Journey to Another World

Although Mercury and Venus are closer to Earth, Mars is the planet that attracts the most attention from scientists and explorers. According to Digital Trends magazine, there have been 56 different missions to Mars to date, although only 25 of them have been successful. There are seven future missions to Mars scheduled through 2024, and spacecraft components made from composite materials will likely be on board for all the flights and on-planet explorations.

One of those upcoming missions is ExoMars, a joint program of the European Space Agency (ESA) and Russia’s space agency, Roscomos. Thales Alenia Space is the prime contractor for the project, which is designed to investigate the Martian environment. The project’s first phase took place in 2016, when the team put a trace gas orbiter in orbit around Mars and tested an entry, descent and landing demonstrator module (EDM). In the second phase, which will begin in 2020, the agencies will land a robotic rover on the red planet.

The robotic explorer, named the Rosalind Franklin to honor a famous British biochemist, will collect and analyze samples gathered from beneath the Martian surface, drilling down as far as 6.5 feet. The agencies hope to find evidence of methane and other trace atmospheric gases that could indicate that life once existed on the planet.

To accomplish its mission, the Rosalind Franklin will have to function in Mar’s extremely cold environment – the average temperature there is minus 80 degrees Fahrenheit. Although the vehicle will run on six wheels that will automatically adjust its height and angle as it moves, the chassis will need to be tough enough to withstand possible contact with Mars’ rocky surface. CFRP materials will provide both the light weight and the durability required for the Rosalind Franklin’s chassis.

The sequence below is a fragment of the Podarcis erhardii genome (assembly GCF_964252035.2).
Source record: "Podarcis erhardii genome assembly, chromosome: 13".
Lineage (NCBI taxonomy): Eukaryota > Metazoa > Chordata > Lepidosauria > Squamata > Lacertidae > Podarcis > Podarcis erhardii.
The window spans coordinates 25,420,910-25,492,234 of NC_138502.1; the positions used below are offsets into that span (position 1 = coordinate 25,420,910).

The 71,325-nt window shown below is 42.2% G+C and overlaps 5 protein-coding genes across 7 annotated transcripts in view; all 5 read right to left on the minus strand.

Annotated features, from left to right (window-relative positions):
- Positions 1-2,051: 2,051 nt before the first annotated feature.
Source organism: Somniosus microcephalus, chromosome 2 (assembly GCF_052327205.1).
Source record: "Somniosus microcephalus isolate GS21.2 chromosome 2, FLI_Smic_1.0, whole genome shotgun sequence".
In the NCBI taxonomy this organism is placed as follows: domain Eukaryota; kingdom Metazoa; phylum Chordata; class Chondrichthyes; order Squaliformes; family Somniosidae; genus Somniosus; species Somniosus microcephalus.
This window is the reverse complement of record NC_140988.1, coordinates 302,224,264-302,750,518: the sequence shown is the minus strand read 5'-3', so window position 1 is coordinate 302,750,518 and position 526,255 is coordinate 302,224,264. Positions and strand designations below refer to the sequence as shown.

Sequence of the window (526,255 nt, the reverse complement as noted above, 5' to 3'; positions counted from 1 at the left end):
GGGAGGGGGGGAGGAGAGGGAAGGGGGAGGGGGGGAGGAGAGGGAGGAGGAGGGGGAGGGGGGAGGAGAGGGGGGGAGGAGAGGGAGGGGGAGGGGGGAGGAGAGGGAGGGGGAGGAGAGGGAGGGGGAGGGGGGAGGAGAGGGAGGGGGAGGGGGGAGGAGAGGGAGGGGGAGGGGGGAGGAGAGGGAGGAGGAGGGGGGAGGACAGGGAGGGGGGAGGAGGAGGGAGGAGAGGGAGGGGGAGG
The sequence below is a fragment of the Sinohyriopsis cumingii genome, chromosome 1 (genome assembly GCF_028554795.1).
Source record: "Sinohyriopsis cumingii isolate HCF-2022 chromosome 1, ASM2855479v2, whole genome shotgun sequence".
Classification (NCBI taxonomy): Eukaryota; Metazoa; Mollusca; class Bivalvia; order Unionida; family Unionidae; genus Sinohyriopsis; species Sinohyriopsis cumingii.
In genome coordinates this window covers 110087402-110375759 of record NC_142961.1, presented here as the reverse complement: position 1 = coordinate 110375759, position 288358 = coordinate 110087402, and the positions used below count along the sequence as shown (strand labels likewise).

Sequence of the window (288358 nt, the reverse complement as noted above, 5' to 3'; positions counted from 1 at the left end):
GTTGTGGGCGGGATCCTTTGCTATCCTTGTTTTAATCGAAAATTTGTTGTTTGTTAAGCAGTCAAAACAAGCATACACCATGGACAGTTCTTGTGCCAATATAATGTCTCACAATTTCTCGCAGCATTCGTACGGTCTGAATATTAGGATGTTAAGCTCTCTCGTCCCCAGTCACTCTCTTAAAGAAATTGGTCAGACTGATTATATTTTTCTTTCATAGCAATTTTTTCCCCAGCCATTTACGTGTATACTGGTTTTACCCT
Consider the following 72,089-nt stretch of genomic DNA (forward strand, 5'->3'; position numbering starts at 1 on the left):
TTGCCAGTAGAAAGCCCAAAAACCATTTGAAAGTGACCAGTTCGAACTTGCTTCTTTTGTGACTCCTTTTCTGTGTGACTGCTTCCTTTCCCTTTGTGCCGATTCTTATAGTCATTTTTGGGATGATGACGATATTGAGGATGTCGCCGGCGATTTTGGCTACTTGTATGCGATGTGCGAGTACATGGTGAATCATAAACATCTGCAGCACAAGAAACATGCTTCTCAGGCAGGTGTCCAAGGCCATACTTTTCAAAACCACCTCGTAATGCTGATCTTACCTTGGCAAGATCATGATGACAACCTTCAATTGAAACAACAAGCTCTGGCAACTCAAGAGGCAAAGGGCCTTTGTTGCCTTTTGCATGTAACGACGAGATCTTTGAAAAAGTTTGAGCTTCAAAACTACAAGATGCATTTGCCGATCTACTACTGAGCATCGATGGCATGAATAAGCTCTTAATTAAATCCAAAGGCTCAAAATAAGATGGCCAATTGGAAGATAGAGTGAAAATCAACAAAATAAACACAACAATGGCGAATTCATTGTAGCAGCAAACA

Airbus Defense and Space is developing the Rosalind Franklin, with RUAG Space supplying many of the parts. RUAG tapped the engineering company Scheurer Swiss to assist in the development of the rover’s CFRP chassis.

Scheurer Swiss had previously worked with RUAG Space on the Sentinel and other ESA satellites. “RUAG Space had already had several good experiences with us and knew about our engineering competence,” says Dominik Scheurer, CEO of Scheurer Swiss. “In the course of the project, our services expanded from engineering to consulting on a laser system for the laminating process, 3D ply flattening and production support on site.”

Airbus and RUAG Space decided to use CFRP for the chassis at a very early stage. “No other materials could provide the requested properties regarding strength and temperature resistance,” Scheurer adds.